BERLIN— In a moving ceremony that took place at the Chapel of the Kaiser-Wilhelm-Gedachtniskirche, Bundestag Member, Cem Ozdemir was awarded the Raoul Wallenberg Medal. Ozedmir was given the medal in recognition of his role in building bridges between Armenians and Turks, and his pivotal contribution as a driving force behind the bill passed by the Bundestag in June 2016, which recognized the massive killings of Armenians from 1915 as genocide.
On March 12, 2015, Cem Ozdemir visited the Armenian Genocide memorial in Yerevan, Armenia and declared his formal recognition of the Armenian Genocide and called on Turkey to recognize it as well. “I think that Germany should obviously refer to the Armenian Genocide issue. As a friend of two countries, we should help to open the Armenian-Turkish border. As a friend of both countries, we should exert effort, so that the Armenian-Turkish relations become like the French-German or Polish-German relations,” he stated.
In 2016, Ozdemir initiated a resolution in the Bundestag that would formally classify the 1915 massacres as genocide. The resolution passed on June 2, 2016 with what Speaker Norbert Lammert called a “remarkable majority.” At the time, Ozdemir emphasized that the resolution was not designed to point fingers at others, but rather to acknowledge Germany’s partial responsibility for the genocide. In 1915, the German Empire was a close ally of the Ottoman Empire, but decided not to condemn the violence or to intervene in any other way.
Thus, the Board of the Raoul Wallenberg Foundation unanimously resolved to grant the award to the politician of Turkish extraction for the pivotal role he has played in the presentation of the Bundestag Genocide Bill.
Cem Ozdemir is a German politician. Since 2008, he is co-chairman of the German political party Alliance ’90/The Greens. He has been a member of the German Bundestag since 2013. Ozedmir was also a member of the German Bundestag between 1994 and 2002, and of the European Parliament between 2004 and 2009. He is married to Pia Castro, a journalist from Argentina.
Prior to the voting in the Bundestag Ozdemir stated: “There is never a good time to speak of something so inconceivably barbaric as genocide. After lengthy and laborious deliberations, we are voting today on a motion that speaks of genocide, clearly refers to German complicity and establishes that this complicity virtually binds Germany to work for the normalization of relations between Turkey and Armenia and for rapprochement between the two countries.”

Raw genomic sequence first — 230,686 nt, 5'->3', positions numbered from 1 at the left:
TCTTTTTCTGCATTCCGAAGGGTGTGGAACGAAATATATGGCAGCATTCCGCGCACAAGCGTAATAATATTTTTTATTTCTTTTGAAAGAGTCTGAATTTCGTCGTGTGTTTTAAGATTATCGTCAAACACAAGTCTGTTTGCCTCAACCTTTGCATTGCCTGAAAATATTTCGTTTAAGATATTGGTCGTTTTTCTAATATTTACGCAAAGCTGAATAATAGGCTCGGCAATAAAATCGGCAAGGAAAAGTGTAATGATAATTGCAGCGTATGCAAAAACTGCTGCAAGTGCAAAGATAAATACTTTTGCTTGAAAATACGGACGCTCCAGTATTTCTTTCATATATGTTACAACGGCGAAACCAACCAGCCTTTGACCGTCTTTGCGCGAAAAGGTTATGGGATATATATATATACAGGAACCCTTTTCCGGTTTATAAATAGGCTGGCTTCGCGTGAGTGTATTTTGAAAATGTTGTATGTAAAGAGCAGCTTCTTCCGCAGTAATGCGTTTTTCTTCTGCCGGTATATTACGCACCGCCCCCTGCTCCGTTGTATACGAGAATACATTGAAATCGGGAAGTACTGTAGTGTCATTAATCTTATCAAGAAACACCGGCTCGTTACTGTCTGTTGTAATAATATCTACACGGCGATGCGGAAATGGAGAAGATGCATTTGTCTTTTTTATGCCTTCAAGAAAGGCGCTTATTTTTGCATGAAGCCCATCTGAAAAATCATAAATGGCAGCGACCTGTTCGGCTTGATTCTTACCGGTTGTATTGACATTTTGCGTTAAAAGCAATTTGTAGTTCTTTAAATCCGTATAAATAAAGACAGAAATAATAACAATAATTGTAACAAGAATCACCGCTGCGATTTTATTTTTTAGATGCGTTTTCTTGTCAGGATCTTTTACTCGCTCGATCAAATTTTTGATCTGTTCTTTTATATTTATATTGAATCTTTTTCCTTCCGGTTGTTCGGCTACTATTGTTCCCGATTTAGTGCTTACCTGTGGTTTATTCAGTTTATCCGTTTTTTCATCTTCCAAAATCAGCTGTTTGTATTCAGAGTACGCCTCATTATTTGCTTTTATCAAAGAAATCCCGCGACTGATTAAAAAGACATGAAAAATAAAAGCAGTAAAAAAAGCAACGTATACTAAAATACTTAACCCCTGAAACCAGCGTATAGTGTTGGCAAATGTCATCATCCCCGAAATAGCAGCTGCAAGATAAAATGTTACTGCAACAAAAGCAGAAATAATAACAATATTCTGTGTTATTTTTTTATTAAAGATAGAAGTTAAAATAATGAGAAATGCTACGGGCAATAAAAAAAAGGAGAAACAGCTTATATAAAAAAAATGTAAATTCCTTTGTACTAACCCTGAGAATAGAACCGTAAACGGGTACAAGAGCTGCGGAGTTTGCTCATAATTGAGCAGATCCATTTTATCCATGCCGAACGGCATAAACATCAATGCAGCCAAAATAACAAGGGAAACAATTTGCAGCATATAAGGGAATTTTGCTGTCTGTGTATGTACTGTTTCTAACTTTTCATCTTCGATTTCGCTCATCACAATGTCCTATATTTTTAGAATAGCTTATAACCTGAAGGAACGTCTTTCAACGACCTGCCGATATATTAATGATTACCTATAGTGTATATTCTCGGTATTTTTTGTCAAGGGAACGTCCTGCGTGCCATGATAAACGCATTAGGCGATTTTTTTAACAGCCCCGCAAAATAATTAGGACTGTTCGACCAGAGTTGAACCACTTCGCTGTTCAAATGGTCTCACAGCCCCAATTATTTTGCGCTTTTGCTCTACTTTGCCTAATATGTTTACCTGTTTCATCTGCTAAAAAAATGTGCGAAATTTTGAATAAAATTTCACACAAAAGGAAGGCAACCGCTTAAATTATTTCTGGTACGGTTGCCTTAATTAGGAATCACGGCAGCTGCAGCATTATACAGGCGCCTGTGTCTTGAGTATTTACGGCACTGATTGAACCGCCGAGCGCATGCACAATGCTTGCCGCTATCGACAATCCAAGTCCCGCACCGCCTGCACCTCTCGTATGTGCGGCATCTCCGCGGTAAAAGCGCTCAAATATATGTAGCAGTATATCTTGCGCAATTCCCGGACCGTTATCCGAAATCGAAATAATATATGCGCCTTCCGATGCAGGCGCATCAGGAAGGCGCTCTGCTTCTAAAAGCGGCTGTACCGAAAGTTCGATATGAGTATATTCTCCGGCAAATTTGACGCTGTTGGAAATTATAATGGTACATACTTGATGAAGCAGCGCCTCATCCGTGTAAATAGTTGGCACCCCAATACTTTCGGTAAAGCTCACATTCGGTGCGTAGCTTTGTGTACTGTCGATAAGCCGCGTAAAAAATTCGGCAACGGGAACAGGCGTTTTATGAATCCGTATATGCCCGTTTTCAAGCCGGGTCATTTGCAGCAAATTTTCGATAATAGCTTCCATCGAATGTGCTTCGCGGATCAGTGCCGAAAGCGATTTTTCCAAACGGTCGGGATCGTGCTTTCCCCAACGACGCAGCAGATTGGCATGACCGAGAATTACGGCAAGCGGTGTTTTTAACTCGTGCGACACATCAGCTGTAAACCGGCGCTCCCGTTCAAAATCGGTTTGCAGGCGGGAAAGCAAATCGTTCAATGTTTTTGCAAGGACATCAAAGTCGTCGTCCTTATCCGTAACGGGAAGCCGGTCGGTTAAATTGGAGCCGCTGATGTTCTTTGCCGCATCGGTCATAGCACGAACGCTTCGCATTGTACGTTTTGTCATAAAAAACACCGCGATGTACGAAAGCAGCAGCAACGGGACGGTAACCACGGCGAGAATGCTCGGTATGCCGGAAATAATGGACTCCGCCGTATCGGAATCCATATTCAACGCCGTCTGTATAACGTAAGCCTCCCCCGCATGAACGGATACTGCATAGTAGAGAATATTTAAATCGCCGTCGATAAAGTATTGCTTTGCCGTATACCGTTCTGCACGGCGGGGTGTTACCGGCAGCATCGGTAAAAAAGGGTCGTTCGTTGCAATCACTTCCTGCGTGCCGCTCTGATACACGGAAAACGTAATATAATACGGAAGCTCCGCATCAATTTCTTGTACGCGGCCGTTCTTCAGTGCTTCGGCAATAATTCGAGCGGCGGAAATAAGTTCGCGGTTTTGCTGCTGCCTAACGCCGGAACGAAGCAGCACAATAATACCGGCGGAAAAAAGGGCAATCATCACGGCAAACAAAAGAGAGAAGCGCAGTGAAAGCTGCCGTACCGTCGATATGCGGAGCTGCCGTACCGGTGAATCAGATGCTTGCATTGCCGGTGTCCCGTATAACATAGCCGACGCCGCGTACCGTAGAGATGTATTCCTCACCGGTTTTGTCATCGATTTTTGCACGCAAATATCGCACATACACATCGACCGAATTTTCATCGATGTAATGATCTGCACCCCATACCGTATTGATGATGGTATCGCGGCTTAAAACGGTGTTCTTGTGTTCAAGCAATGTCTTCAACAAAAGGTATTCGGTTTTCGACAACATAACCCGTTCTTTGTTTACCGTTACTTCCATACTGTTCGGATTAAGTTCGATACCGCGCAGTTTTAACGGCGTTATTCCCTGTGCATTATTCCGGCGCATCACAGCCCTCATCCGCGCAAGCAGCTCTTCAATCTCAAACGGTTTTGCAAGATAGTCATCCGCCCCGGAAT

“Ladies and gentlemen, the fact that we were accessories in the past to this dreadful crime must not mean that we aid and abet those who deny it today. Coming to terms with the Shoah has been the foundation of our democratic Germany. It is therefore time for us to come to terms now with other crimes committed by predecessor states of the Federal Republic of Germany.”
The Raoul Wallenberg Foundation construes his words as a gesture of reconciliation, which will build bridges between Turks and Armenians, and will preserve the blessed memory of the victims and the courageous rescuers who reached-out to the persecuted ones.
The IRWF is fully devoted to preserving and spreading around the legacy of Raoul Wallenberg and his likes, namely, women and men who reached out to the victims of the Holocaust, as well as other tragic chapters of human history, regardless of the religion, race and nationality of rescuers and survivors alike.
More than 300 heads of state and government (former and incumbent), Nobel Prize laureates and distinguished personalities from all walks of life, religions and ethnicities, including Pope Francis, have joined the ranks of the Raoul Wallenberg Foundation, an educational NGO chaired by Eduardo Eurnekian and created by Baruch Tenembaum.
One of the flagship programs of the IRWF is an in-depth research of the Muslim Turks and Kurds who reached-out to the Armenians from 1915 onward. The same was carried-out in the field, under the strict academic supervision of Professor Taner Akcam, of Clarks University. The preliminary findings, which include the stories of over 180 rescuers, were published on the website as a free-download book, in Turkish, Armenian, English and Spanish.
The IRWF was represented by its local representative, Pastor Annemarie Werner, head of the Vaterunser Church in Berlin, who welcomed the audience. Then Martin Germer, Pastor of the hosting chapel, greeted the attendants and spoke about the symbolism of the venue. The renowned composer, Marc Sinan, whose roots are Turkish and Armenian, told the moving story of his family (his grandmother survived the Genocide) and how he found in Özdemir a source of inspiration. Following his speech he presented a song.
Dr. Amill Gorgis’ made a moving speech and presented the Raoul Wallenberg Medal to the laureate.
Mr. Ozdemir, accepted the award and thanked the IRWF, stating that he knew very well the awe-inspiring story of Raoul Wallenberg and therefore how moved he was by accepting a medal bearing the name of the Swedish diplomat.
The event was closed with a short introduction and song by Dhiraj Roy.